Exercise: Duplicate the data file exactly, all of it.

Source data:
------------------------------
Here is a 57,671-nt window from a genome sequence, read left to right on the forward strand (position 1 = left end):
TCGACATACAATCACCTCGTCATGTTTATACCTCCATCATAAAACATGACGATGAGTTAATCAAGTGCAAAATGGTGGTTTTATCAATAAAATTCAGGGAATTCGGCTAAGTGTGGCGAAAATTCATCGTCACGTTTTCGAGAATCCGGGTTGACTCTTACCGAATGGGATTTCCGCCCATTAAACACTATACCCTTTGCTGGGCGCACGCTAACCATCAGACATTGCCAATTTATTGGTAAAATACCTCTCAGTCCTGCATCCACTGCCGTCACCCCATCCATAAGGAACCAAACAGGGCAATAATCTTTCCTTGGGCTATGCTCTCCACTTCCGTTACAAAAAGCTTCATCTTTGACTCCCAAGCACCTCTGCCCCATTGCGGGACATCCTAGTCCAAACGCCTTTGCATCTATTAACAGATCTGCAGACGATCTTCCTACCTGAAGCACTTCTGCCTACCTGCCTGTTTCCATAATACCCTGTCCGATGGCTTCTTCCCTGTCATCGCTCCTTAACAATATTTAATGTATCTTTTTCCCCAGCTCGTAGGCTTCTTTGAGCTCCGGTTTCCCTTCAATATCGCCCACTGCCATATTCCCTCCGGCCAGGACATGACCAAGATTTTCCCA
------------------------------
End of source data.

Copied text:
Here is a 57,671-nt window from a genome sequence, read left to right on the forward strand (position 1 = left end):
TCGACATACAATCACCTCGTCATGTTTATACCTCCATCATAAAACATGACGATGAGTTAATCAAGTGCAAAATGGTGGTTTTATCAATAAAATTCAGGGAATTCGGCTAAGTGTGGCGAAAATTCATCGTCACGTTTTCGAGAATCCGGGTTGACTCTTACCGAATGGGATTTCCGCCCATTAAACACTATACCCTTTGCTGGGCGCACGCTAACCATCAGACATTGCCAATTTATTGGTAAAATACCTCTCAGTCCTGCATCCACTGCCGTCACCCCATCCATAAGGAACCAAACAGGGCAATAATCTTTCCTTGGGCTATGCTCTCCACTTCCGTTACAAAAAGCTTCATCTTTGACTCCCAAGCACCTCTGCCCCATTGCGGGACATCCTAGTCCAAACGCCTTTGCATCTATTAACAGATCTGCAGACGATCTTCCTACCTGAAGCACTTCTGCCTACCTGCCTGTTTCCATAATACCCTGTCCGATGGCTTCTTCCCTGTCATCGCTCCTTAACAATATTTAATGTATCTTTTTCCCCAGCTCGTAGGCTTCTTTGAGCTCCGGTTTCCCTTCAATATCGCCCACTGCCATATTCCCTCCGGCCAGGACATGACCAAGATTTTCCCA